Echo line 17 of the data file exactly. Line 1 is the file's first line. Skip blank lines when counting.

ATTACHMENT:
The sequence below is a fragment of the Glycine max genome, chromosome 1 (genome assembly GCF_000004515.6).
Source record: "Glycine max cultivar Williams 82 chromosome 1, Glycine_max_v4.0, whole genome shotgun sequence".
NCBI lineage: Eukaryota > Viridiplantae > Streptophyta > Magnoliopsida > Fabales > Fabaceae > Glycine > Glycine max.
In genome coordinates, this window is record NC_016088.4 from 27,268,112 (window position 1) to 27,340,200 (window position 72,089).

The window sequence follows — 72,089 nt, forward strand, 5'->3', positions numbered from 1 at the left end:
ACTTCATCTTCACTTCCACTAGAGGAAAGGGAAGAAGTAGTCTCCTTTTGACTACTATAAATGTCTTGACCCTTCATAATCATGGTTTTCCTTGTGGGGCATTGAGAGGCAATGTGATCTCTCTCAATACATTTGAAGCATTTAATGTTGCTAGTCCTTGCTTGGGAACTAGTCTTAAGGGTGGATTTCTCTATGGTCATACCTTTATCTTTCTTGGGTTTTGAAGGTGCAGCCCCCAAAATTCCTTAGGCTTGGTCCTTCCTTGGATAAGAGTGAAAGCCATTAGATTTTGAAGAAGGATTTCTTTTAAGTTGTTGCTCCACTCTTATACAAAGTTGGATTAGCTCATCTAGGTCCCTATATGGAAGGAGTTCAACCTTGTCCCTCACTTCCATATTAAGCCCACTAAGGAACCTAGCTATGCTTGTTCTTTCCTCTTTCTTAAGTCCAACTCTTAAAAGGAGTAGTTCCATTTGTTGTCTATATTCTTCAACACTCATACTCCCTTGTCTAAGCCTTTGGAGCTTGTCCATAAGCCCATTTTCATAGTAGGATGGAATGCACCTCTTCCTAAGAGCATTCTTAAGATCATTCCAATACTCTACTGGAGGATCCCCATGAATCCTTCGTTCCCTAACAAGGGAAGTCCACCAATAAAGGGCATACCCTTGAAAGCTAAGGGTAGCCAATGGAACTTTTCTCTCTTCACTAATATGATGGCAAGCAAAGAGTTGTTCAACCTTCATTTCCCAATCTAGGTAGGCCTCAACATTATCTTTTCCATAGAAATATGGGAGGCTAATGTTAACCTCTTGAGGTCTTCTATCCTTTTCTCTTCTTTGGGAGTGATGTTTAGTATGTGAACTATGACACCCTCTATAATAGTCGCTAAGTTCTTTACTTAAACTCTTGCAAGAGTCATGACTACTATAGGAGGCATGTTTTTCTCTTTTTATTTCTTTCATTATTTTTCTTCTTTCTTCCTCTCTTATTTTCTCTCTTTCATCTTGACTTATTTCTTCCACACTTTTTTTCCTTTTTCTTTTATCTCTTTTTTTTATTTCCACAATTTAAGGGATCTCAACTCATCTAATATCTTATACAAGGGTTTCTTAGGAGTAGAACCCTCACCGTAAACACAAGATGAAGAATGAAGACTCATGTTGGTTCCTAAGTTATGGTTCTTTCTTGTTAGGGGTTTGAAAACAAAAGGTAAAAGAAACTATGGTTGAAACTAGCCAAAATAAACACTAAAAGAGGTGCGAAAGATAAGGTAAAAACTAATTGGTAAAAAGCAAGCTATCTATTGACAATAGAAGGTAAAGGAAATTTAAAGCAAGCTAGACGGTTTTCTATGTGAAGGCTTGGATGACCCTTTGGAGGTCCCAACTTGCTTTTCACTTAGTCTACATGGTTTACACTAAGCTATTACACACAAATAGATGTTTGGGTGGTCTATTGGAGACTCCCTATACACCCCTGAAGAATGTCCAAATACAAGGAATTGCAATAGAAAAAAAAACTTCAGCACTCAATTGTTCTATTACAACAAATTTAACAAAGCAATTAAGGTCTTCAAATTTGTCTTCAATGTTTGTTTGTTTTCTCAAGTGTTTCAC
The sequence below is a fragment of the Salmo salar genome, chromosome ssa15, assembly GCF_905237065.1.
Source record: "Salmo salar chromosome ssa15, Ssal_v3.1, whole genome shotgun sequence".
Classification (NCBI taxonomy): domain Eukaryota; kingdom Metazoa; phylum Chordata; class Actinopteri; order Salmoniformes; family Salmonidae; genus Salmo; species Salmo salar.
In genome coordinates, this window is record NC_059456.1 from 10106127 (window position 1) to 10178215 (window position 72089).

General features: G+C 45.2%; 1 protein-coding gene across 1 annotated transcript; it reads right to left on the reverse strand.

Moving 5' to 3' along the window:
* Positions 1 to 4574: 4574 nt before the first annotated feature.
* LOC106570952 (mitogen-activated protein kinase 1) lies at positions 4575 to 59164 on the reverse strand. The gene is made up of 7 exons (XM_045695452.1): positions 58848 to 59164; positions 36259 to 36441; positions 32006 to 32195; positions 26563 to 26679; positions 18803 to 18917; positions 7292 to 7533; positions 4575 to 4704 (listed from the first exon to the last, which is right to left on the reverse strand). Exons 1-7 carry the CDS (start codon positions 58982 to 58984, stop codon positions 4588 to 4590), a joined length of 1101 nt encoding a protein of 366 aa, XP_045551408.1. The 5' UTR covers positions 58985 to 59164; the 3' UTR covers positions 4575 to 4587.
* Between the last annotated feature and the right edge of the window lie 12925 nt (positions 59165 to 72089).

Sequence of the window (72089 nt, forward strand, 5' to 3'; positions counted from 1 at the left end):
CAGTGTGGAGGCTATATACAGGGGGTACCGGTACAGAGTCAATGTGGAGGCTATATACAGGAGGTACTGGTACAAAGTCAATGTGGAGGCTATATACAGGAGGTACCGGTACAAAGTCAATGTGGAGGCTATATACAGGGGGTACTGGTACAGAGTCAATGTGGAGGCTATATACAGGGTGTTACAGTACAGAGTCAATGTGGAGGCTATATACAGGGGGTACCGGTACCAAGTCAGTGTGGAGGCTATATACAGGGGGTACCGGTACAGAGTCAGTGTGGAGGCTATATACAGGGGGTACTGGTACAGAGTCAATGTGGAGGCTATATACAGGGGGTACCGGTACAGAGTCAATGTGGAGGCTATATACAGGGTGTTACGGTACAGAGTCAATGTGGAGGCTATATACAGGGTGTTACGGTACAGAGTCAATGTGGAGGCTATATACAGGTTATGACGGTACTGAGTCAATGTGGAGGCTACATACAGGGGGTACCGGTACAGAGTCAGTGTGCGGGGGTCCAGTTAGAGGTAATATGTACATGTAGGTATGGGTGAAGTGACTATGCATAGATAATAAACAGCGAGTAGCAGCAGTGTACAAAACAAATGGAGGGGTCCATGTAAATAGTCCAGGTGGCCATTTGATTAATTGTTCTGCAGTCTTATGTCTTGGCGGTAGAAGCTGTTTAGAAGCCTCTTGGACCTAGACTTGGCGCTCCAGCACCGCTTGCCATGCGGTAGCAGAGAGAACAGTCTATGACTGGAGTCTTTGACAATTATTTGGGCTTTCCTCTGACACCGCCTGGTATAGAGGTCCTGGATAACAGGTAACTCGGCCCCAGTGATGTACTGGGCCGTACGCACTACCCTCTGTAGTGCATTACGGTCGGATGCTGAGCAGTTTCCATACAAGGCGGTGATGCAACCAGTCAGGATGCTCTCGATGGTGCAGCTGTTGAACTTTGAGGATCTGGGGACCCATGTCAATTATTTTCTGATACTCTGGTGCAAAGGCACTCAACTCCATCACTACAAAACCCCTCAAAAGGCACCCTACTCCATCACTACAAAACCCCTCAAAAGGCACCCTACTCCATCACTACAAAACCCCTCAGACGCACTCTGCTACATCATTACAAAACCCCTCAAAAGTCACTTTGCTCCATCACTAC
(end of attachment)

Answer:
CAGTGTGGAGGCTATATACAGGGGGTACCGGTACAGAGTCAATGTGGAGGCTATATACAGGAGGTACTGGTACAAAGTCAATGTGGAGGCTATATACAGGAGGTACCGGTACAAAGTCAATGTGGAGGCTATATACAGGGGGTACTGGTACAGAGTCAATGTGGAGGCTATATACAGGGTGTTACAGTACAGAGTCAATGTGGAGGCTATATACAGGGGGTACCGGTACCAAGTCAGTGTGGAGGCTATATACAGGGGGTACCGGTACAGAGTCAGTGTGGAGGCTATATACAGGGGGTACTGGTACAGAGTCAATGTGGAGGCTATATACAGGGGGTACCGGTACAGAGTCAATGTGGAGGCTATATACAGGGTGTTACGGTACAGAGTCAATGTGGAGGCTATATACAGGGTGTTACGGTACAGAGTCAATGTGGAGGCTATATACAGGTTATGACGGTACTGAGTCAATGTGGAGGCTACATACAGGGGGTACCGGTACAGAGTCAGTGTGCGGGGGTCCAGTTAGAGGTAATATGTACATGTAGGTATGGGTGAAGTGACTATGCATAGATAATAAACAGCGAGTAGCAGCAGTGTACAAAACAAATGGAGGGGTCCATGTAAATAGTCCAGGTGGCCATTTGATTAATTGTTCTGCAGTCTTATGTCTTGGCGGTAGAAGCTGTTTAGAAGCCTCTTGGACCTAGACTTGGCGCTCCAGCACCGCTTGCCATGCGGTAGCAGAGAGAACAGTCTATGACTGGAGTCTTTGACAATTATTTGGGCTTTCCTCTGACACCGCCTGGTATAGAGGTCCTGGATAACAGGTAACTCGGCCCCAGTGATGTACTGGGCCGTACGCACTACCCTCTGTAGTGCATTACGGTCGGATGCTGAGCAGTTTCCATACAAGGCGGTGATGCAACCAGTCAGGATGCTCTCGATGGTGCAGCTGTTGAACTTTGAGGATCTGGGGACCCATGTCAATTATTTTCTGATACTCTGGTGCAAAGGCACTCAACTCCATCACTACAAAACCCCTCAAAAGGCACCCTACTCCATCACTACAAAACCCCTCAAAAGGCACCCTACTCCATCACTACAAAACCCCTCAGACGCACTCTGCTACATCATTACAAAACCCCTCAAAAGTCACTTTGCTCCATCACTAC